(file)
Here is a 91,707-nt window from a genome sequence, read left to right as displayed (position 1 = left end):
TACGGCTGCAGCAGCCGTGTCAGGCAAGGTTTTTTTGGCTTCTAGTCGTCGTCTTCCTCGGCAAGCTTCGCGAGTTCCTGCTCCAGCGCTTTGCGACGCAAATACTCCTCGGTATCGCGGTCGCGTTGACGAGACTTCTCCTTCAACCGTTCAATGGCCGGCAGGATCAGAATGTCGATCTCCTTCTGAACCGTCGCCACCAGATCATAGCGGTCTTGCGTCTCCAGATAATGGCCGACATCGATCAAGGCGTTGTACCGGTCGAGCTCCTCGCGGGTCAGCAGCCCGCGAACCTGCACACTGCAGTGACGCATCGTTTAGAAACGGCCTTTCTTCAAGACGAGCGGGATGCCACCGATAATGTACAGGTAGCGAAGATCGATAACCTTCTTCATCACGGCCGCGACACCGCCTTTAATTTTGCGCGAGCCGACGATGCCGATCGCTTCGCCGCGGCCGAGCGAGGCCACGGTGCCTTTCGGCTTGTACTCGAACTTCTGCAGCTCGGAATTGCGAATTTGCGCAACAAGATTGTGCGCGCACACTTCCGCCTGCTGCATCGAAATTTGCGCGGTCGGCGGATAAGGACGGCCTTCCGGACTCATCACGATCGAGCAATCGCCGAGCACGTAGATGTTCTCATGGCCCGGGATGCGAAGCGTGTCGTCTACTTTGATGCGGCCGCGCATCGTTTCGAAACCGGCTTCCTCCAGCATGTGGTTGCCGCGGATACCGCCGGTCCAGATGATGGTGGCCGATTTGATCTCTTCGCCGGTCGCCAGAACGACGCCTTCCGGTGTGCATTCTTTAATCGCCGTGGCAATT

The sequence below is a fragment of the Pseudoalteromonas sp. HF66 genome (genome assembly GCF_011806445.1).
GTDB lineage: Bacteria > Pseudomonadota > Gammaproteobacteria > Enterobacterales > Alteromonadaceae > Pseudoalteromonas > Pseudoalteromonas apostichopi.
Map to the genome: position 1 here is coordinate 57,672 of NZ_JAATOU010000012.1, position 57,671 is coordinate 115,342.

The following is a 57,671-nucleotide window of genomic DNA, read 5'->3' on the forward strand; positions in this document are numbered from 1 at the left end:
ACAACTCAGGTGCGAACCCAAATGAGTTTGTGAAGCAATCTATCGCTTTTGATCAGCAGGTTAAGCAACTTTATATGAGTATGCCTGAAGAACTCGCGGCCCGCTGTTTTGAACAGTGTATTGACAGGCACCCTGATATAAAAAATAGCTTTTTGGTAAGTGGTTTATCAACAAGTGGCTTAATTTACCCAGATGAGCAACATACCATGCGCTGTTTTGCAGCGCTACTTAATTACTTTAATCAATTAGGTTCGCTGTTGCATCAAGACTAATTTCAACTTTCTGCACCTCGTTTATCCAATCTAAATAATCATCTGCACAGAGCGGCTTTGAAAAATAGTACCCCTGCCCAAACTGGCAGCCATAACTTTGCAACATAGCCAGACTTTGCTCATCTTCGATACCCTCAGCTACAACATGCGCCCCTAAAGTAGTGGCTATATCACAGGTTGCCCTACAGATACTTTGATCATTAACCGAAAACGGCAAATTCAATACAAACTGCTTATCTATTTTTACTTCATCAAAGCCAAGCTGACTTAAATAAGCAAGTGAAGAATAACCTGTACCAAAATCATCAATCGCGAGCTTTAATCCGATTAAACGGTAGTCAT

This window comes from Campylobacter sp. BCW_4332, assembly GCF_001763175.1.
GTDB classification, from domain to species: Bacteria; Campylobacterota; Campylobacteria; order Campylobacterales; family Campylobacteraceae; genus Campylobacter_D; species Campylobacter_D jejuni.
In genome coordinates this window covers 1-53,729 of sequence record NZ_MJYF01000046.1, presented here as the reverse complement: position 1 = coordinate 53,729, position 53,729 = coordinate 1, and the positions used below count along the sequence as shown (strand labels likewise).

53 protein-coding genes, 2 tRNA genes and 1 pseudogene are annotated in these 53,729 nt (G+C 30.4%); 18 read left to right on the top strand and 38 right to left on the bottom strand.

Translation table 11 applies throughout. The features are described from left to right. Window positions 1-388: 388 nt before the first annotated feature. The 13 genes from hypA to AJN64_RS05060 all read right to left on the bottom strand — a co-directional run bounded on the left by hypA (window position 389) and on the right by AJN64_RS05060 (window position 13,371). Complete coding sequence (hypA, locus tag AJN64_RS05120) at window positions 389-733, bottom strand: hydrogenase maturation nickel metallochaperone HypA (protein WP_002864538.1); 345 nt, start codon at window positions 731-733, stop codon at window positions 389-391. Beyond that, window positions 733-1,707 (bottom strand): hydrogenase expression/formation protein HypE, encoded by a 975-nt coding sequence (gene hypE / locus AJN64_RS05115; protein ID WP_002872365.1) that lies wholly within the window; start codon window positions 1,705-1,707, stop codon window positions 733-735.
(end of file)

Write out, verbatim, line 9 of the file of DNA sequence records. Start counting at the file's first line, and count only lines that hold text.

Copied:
GTDB classification, from domain to species: Bacteria; Campylobacterota; Campylobacteria; order Campylobacterales; family Campylobacteraceae; genus Campylobacter_D; species Campylobacter_D jejuni.